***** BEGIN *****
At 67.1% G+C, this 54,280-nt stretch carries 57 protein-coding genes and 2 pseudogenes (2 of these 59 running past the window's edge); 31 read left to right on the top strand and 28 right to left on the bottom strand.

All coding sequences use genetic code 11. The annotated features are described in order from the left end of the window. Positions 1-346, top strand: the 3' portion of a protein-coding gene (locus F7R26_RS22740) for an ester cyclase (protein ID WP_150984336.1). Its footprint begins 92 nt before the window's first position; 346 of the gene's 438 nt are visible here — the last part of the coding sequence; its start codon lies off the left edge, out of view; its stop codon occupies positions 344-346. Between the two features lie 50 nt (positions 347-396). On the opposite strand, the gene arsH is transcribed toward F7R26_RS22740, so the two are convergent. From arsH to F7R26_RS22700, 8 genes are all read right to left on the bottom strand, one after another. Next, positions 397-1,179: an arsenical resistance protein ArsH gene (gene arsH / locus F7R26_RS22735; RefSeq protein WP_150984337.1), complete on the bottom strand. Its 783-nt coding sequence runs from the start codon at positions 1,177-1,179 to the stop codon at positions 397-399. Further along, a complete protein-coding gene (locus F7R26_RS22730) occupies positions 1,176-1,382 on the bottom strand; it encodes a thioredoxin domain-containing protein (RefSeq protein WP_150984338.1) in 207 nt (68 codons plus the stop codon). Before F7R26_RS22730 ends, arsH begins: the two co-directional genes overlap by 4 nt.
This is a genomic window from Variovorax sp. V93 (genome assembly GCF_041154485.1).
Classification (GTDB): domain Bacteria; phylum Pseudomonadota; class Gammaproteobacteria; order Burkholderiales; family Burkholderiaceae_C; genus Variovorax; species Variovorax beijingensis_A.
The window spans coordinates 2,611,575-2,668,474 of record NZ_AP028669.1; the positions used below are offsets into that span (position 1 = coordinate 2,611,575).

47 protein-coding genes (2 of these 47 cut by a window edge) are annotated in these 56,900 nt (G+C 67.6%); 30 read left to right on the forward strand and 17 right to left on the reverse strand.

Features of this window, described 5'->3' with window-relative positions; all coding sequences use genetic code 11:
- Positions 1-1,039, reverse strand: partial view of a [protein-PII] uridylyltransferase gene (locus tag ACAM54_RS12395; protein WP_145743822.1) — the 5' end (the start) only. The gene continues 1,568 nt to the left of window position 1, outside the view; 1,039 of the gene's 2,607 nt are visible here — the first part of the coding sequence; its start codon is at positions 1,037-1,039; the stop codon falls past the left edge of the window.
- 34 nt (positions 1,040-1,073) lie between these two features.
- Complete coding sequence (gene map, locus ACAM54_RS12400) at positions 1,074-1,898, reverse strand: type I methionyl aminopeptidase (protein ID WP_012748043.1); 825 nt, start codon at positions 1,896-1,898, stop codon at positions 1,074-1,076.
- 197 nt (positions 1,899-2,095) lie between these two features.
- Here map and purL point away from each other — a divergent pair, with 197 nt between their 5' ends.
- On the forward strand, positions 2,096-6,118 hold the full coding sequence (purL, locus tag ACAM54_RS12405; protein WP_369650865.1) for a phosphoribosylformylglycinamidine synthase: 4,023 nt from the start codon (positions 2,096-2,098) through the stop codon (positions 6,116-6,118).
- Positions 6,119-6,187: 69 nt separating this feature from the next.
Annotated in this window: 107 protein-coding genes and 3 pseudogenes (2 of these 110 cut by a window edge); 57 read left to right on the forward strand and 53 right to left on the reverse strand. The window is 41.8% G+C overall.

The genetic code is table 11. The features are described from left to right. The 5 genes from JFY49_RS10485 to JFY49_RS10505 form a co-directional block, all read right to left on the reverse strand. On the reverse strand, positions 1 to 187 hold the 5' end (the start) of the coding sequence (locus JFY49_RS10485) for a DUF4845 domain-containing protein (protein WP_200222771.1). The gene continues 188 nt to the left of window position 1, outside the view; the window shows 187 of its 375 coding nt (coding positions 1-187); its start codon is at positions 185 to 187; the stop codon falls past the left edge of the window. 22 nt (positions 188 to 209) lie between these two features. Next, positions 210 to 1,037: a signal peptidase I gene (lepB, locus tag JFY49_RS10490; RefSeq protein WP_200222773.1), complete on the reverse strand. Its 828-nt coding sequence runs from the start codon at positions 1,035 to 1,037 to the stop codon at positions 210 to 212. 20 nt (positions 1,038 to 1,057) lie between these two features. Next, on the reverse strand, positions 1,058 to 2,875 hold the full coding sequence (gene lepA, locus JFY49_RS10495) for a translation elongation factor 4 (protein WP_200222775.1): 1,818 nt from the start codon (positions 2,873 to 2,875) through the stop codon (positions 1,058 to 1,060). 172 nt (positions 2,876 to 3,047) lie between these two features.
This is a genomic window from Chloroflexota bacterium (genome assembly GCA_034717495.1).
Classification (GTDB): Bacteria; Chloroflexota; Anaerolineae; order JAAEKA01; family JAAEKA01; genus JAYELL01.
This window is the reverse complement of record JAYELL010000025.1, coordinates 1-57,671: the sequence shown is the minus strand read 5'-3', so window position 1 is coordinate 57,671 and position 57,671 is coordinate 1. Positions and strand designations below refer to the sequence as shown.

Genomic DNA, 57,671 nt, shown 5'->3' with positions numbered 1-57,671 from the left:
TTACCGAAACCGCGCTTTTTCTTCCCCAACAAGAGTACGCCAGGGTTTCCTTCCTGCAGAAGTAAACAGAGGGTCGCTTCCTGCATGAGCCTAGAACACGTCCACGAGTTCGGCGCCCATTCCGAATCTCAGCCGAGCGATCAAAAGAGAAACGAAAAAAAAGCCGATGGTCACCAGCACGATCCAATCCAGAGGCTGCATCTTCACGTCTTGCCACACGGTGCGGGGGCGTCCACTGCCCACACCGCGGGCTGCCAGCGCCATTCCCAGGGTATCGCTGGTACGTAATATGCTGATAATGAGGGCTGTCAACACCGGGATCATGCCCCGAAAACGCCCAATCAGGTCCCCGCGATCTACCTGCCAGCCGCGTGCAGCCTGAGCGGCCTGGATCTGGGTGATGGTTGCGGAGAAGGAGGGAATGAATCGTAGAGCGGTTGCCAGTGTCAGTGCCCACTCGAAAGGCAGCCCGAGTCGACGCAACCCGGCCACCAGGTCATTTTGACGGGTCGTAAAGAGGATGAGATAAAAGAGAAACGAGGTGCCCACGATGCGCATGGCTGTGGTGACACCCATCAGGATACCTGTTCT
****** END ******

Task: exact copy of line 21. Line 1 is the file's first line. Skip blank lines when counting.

TTACCGAAACCGCGCTTTTTCTTCCCCAACAAGAGTACGCCAGGGTTTCCTTCCTGCAGAAGTAAACAGAGGGTCGCTTCCTGCATGAGCCTAGAACACGTCCACGAGTTCGGCGCCCATTCCGAATCTCAGCCGAGCGATCAAAAGAGAAACGAAAAAAAAGCCGATGGTCACCAGCACGATCCAATCCAGAGGCTGCATCTTCACGTCTTGCCACACGGTGCGGGGGCGTCCACTGCCCACACCGCGGGCTGCCAGCGCCATTCCCAGGGTATCGCTGGTACGTAATATGCTGATAATGAGGGCTGTCAACACCGGGATCATGCCCCGAAAACGCCCAATCAGGTCCCCGCGATCTACCTGCCAGCCGCGTGCAGCCTGAGCGGCCTGGATCTGGGTGATGGTTGCGGAGAAGGAGGGAATGAATCGTAGAGCGGTTGCCAGTGTCAGTGCCCACTCGAAAGGCAGCCCGAGTCGACGCAACCCGGCCACCAGGTCATTTTGACGGGTCGTAAAGAGGATGAGATAAAAGAGAAACGAGGTGCCCACGATGCGCATGGCTGTGGTGACACCCATCAGGATACCTGTTCT